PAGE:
Sen. William Ligon Jr. serves as Chairman of the Banking and Financial Institutions Committee. He represents the 3rd Senate District which includes Brantley, Camden, Glynn, and McIntosh counties and portions of Charlton County. He can be reached by phone at 404.463.1383 or by email at firstname.lastname@example.org
After a nearly three-month pause from the legislative session, the Georgia General Assembly has officially reconvened under the Gold Down to pass important legislation and a balanced budget. As I mentioned in earlier columns, the legislative session was suspended in March due to COVID-19 concerns. As we return to Capitol, several measures have been taken to mitigate the spread of the virus. Increased sanitation and social distancing measures have been taken in the Senate Chamber and the Senate Committee rooms. The same precautions have been taken by the House. Additionally, infrared body temperature scanners have been placed at the entrances of the Capitol, and those with a fever will not be permitted to enter.
With that said, elected officials have jumped right back into the swing of things and are hard at work passing important bills and the Fiscal Year (FY) 2021 budget. As state legislators, we have a constitutional duty to maintain and pass a balanced budget, meaning the government cannot spend more money than it collects in revenues. On Wednesday, the Senate Appropriations Committee met to pass the FY 2021 budget using an estimate developed with the Governor’s Office of Planning and Budget to make spending cuts of 11%, or approximately $2.6 billion. This budget will look significantly different than the one we had originally intended on before the coronavirus pandemic nearly brought our economy to a halt. We are facing tough times, and there will be steep cuts that touch nearly every service and program in Georgia. Please know that my colleagues in the Senate and House Appropriations Committees have been working with great care to allocate resources that best serve the interests of our state’s citizens.
This week, the Senate also passed several House bills. The first I’d like to discuss is House Bill 823, which would establish a lifetime disqualification from operating a commercial motor vehicle for those convicted of human trafficking. Often times, these victims are trafficked using commercial motor vehicles. This bill is one way to help eliminate human trafficking.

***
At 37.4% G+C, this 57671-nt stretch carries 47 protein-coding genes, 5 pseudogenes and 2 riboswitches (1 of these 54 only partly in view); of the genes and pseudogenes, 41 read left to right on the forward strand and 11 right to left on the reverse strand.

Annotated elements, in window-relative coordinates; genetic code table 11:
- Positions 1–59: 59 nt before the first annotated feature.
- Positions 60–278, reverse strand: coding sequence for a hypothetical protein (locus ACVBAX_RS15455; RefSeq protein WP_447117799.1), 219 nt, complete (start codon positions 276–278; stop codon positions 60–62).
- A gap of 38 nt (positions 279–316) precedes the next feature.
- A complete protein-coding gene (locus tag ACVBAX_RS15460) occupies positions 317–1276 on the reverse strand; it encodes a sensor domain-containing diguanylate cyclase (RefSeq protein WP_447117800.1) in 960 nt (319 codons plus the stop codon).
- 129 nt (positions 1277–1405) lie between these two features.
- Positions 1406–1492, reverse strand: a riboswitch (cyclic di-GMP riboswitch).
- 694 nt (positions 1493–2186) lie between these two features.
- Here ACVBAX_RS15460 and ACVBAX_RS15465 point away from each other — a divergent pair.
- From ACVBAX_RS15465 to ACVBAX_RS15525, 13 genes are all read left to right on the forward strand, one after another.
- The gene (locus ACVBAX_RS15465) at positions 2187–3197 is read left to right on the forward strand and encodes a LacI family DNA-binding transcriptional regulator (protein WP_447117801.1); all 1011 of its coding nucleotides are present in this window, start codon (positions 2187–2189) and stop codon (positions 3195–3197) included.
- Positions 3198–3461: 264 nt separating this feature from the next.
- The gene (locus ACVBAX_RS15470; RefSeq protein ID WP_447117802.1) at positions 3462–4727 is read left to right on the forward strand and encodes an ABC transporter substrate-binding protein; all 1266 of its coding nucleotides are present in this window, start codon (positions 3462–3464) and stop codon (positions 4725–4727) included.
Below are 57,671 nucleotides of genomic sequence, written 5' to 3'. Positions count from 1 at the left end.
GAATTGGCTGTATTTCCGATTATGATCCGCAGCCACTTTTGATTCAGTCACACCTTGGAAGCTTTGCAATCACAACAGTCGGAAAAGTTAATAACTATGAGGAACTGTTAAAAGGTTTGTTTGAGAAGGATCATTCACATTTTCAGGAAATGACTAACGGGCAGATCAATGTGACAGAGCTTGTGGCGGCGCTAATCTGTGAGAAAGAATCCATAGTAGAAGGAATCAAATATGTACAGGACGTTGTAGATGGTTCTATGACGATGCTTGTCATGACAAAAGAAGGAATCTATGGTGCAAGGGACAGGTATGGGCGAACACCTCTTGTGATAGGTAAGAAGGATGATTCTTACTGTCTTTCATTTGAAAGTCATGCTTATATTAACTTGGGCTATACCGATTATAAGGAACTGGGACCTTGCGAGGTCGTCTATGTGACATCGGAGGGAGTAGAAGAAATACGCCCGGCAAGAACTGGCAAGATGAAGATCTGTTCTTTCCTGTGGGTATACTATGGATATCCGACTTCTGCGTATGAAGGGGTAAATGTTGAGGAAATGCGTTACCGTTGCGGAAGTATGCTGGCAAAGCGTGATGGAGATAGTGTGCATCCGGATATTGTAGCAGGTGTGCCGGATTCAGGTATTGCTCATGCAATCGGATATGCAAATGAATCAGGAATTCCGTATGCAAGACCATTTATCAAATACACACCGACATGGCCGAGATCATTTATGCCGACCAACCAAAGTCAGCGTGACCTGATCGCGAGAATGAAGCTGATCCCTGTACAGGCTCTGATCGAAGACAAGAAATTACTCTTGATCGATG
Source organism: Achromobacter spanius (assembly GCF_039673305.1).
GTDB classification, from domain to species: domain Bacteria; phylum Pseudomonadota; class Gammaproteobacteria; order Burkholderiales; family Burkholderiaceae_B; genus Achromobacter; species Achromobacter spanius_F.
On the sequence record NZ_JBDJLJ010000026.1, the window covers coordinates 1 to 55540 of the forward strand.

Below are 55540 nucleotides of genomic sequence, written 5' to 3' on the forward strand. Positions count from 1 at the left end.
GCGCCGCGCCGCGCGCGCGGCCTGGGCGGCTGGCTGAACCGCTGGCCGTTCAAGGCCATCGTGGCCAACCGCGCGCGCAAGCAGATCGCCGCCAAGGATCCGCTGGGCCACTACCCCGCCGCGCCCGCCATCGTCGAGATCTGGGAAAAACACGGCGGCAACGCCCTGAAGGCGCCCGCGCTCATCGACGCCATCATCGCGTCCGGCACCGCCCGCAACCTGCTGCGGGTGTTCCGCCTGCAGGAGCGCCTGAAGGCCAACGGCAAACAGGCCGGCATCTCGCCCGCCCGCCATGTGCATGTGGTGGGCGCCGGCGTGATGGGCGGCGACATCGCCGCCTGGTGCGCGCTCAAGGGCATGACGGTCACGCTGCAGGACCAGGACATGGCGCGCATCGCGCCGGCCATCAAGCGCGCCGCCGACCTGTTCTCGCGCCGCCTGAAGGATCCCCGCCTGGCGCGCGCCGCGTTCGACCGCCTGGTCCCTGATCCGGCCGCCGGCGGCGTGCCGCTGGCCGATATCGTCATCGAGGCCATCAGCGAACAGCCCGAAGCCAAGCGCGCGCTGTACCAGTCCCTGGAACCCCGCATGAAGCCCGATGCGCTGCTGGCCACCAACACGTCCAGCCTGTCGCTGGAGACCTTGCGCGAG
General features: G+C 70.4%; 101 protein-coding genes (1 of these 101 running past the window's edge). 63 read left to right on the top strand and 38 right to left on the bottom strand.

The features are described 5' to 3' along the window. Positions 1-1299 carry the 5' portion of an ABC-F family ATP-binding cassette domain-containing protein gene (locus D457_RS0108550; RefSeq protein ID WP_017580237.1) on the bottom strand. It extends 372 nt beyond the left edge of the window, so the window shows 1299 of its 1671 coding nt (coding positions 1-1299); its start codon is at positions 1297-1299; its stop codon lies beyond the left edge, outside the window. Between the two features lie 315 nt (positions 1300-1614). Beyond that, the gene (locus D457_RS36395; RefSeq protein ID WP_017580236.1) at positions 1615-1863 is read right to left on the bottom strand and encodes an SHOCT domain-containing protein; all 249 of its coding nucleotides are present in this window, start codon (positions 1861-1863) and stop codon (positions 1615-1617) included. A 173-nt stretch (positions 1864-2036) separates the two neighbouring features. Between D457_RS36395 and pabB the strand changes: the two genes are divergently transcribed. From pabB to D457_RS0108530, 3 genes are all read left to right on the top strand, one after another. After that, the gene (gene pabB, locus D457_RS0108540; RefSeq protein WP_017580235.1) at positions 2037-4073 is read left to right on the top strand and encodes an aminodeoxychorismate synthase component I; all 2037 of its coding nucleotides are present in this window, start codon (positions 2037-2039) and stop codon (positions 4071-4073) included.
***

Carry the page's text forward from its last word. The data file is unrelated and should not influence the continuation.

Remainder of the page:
House Bill 888, the Surprise Billing Consumer Protection Act, also passed this week. This legislation provides safeguards against surprise billing by delineating an arbitration process between health insurers and providers. Surprise billing happens when an insured patient encounters an out-of-network provider at an in-network facility during a medical appointment. A few weeks later, the patient then receives a surprise bill, or a bill for a number of charges not covered by the insurer. This legislation seeks to protect patients from these types of unwelcome surprises, especially considering the COVID-19 pandemic and its economic impact.
Over in the House, I was pleased to see that lawmakers voted 152-3 to advance Senate Bill 504, my legislation that would allow voters to decide whether or not to transfer the assets and functions of the Glynn County Police Department to the Glynn County Sheriff’s Office. This legislation was originally drafted due to the Grand Jury’s findings about the misconduct taking place in the Glynn County Police Department. However, it was the recent case of Ahmaud Arbery which has so clearly shown to my fellow lawmakers that this legislation needed to be passed immediately. This particular bill is a nonbinding referendum; however, I also have legislation which would allow voters the final say rather than allowing the county commission the final decision. I hope it will be passed as well.
As always, when considering any legislation, I will seek to put your best interests at the forefront of my decision-making. It is an honor to represent you under the Gold Dome, and I will try to keep you updated as we continue the final days of the 2020 Legislative Session.